Go back to article: Technologies of Romance: looking for ‘object love’ in three works of video art


In this paper the author discusses three works of video art featured in the Technologies of Romance symposium held at the Science Museum, London, in 2018. The author searches within video art, as a genre or medium, within its technical apparatuses and within the three particular works, for contributions to the particular notion of ‘object love’ as drawn from a paper by Hilary Geoghegan and Alison Hess (2014). The author interprets the three video artists’ works with the aim of gleaning comparative examples that might illustrate or extend the ‘object love’ concept. Mathilde Roman’s book (2016) on the ‘staging’ of video art is an influence on the text, as are two short but profound statements by Walter Benjamin, one from his Theses on a Philosophy of History (1940), another from his essay on Surrealism (1929). History, ‘the past’, museology and ‘object love’ are all woven into the core of the article. As it moves towards its conclusion the author is inspired by the image of an empty, machine-made stocking (a classic symbol of Freudian fetishism) in Elizabeth Price’s video K, in such a way that the article ends by skewing both the idea of ‘object’, and that of ‘love’ in the direction of the fetish, while concluding that the past – just as much as any particular object from or of the past – tends to be subject to fetishisation. Meanwhile, video’s relative immateriality as an art medium, and its current use by artists, is seen as representative of an age of image-based archival practices that, assisted by digital technology, might now divert traditional, object-based processes of the museum – a shift that might be summed up in the phrase ‘screen becomes vitrine’. This shift, from vitrined objects to screened images might then, in turn, have implications for the ‘object love’ that initially interested Geoghegan and Hess and which began the author’s article and this dialogue with the Science Museum.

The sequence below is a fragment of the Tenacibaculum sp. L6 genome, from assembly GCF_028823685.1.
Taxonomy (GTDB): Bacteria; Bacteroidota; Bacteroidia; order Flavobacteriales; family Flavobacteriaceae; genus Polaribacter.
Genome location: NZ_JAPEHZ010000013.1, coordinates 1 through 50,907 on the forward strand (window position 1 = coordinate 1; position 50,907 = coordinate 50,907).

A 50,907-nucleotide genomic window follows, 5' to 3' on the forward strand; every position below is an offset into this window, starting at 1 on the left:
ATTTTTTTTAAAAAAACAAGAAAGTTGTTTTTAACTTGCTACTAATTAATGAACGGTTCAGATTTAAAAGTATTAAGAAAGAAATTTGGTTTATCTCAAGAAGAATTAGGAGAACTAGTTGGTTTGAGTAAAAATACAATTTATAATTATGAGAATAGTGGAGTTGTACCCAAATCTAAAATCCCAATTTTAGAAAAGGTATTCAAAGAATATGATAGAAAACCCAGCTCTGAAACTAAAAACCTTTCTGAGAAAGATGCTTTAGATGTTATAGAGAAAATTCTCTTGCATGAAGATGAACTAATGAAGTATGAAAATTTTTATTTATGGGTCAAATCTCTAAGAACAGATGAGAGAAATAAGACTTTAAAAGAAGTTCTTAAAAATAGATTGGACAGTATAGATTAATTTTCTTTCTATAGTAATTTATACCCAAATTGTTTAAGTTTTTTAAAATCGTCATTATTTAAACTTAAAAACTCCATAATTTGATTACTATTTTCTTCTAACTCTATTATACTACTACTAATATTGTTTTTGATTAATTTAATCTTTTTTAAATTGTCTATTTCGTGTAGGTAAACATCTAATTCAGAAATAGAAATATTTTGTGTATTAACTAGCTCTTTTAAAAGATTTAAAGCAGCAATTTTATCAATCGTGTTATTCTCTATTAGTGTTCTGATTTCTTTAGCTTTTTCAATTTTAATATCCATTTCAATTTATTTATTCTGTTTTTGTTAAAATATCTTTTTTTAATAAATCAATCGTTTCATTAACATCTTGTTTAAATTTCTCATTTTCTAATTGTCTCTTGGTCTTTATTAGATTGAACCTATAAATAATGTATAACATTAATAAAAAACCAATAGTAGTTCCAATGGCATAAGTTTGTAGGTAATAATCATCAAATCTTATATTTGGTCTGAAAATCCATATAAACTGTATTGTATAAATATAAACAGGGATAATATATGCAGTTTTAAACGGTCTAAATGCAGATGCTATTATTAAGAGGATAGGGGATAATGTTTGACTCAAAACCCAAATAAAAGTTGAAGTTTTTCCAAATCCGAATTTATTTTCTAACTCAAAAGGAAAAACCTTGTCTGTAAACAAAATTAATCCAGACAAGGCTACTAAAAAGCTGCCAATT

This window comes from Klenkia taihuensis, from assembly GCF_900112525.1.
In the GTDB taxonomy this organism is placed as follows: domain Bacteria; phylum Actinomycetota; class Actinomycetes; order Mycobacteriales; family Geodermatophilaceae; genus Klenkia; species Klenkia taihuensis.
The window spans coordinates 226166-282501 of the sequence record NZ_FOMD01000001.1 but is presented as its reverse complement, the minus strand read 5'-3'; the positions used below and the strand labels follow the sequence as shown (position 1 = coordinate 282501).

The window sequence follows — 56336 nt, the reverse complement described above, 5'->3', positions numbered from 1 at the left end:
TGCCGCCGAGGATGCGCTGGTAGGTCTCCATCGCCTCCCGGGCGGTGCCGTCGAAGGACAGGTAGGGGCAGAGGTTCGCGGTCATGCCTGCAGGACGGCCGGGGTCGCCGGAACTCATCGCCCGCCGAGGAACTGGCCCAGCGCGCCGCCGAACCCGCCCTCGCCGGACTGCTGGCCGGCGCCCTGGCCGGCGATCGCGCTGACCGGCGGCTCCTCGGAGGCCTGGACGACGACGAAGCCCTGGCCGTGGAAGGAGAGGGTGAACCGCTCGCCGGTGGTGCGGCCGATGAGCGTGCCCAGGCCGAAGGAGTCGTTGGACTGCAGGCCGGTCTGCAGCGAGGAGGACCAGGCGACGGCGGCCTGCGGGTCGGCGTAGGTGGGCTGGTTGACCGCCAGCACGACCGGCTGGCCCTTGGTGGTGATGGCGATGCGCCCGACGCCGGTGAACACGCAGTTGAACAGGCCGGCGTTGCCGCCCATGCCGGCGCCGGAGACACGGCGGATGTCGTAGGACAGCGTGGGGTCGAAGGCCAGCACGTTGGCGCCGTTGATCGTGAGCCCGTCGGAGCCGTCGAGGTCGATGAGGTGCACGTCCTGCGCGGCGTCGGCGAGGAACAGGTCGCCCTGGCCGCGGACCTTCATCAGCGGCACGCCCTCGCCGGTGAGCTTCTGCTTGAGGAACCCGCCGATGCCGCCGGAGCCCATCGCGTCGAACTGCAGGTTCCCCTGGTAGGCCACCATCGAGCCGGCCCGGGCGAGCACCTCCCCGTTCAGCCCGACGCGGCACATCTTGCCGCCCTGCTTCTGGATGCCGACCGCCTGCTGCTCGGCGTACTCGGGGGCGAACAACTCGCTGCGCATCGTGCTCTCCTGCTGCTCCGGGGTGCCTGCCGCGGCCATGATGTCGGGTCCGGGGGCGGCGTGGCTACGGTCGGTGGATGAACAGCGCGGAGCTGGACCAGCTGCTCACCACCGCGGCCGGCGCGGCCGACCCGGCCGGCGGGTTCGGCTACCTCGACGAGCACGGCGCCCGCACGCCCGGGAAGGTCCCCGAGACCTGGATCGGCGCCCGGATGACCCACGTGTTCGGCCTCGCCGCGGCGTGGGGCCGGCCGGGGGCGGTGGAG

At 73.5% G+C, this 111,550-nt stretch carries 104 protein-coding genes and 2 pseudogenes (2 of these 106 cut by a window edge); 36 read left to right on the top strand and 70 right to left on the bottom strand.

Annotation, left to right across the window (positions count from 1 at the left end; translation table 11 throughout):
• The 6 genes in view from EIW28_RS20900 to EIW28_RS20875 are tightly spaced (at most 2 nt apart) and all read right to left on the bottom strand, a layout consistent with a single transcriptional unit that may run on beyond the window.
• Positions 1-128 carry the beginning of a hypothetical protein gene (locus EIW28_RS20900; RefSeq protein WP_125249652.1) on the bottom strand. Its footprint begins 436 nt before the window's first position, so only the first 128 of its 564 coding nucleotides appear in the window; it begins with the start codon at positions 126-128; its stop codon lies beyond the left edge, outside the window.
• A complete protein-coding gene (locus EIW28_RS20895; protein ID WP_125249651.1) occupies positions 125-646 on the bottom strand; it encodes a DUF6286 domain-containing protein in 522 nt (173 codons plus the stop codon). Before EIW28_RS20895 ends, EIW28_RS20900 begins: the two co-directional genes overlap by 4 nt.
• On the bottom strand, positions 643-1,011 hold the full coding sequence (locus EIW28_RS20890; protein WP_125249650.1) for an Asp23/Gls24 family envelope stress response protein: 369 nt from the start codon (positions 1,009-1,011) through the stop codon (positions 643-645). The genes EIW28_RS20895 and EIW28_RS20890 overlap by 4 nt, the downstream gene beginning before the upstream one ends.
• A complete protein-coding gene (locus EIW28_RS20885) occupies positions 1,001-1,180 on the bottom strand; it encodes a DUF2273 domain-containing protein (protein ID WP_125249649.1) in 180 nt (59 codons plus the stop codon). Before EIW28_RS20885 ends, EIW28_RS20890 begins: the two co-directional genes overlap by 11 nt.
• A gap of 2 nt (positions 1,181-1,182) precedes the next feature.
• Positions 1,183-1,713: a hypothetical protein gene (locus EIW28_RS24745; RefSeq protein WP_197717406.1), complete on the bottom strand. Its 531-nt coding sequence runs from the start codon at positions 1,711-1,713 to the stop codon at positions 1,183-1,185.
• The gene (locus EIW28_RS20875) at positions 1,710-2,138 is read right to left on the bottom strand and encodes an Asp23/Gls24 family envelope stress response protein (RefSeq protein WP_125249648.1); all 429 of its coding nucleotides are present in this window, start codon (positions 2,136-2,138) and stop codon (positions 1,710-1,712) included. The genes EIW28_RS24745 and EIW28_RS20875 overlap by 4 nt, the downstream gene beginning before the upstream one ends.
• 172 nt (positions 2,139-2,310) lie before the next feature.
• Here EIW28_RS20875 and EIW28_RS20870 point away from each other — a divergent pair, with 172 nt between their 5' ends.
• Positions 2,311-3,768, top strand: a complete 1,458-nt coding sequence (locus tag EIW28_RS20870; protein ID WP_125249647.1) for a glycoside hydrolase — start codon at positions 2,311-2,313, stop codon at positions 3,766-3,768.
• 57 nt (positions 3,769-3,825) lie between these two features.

Component DOI: http://dx.doi.org/10.15180/191209/001